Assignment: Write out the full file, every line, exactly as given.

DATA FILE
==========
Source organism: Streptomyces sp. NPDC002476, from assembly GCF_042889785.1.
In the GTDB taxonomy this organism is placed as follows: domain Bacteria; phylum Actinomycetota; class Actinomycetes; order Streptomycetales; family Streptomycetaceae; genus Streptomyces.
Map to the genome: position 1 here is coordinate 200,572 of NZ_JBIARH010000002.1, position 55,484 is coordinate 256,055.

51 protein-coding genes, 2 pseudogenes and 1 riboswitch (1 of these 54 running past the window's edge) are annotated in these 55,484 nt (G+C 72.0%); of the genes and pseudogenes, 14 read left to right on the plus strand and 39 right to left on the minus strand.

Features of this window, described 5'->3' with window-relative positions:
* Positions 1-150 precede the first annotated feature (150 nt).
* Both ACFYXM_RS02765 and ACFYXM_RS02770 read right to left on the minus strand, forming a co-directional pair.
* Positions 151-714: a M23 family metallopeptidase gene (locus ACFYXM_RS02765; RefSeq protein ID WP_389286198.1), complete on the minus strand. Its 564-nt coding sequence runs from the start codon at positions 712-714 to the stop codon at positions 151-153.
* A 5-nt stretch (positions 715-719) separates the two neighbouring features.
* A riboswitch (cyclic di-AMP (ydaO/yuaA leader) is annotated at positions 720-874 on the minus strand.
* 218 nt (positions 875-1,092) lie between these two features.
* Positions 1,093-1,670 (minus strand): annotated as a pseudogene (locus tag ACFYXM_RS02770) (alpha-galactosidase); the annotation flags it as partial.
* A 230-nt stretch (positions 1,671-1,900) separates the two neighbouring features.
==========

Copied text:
Source organism: Streptomyces sp. NPDC002476, from assembly GCF_042889785.1.
In the GTDB taxonomy this organism is placed as follows: domain Bacteria; phylum Actinomycetota; class Actinomycetes; order Streptomycetales; family Streptomycetaceae; genus Streptomyces.
Map to the genome: position 1 here is coordinate 200,572 of NZ_JBIARH010000002.1, position 55,484 is coordinate 256,055.

51 protein-coding genes, 2 pseudogenes and 1 riboswitch (1 of these 54 running past the window's edge) are annotated in these 55,484 nt (G+C 72.0%); of the genes and pseudogenes, 14 read left to right on the plus strand and 39 right to left on the minus strand.

Features of this window, described 5'->3' with window-relative positions:
* Positions 1-150 precede the first annotated feature (150 nt).
* Both ACFYXM_RS02765 and ACFYXM_RS02770 read right to left on the minus strand, forming a co-directional pair.
* Positions 151-714: a M23 family metallopeptidase gene (locus ACFYXM_RS02765; RefSeq protein ID WP_389286198.1), complete on the minus strand. Its 564-nt coding sequence runs from the start codon at positions 712-714 to the stop codon at positions 151-153.
* A 5-nt stretch (positions 715-719) separates the two neighbouring features.
* A riboswitch (cyclic di-AMP (ydaO/yuaA leader) is annotated at positions 720-874 on the minus strand.
* 218 nt (positions 875-1,092) lie between these two features.
* Positions 1,093-1,670 (minus strand): annotated as a pseudogene (locus tag ACFYXM_RS02770) (alpha-galactosidase); the annotation flags it as partial.
* A 230-nt stretch (positions 1,671-1,900) separates the two neighbouring features.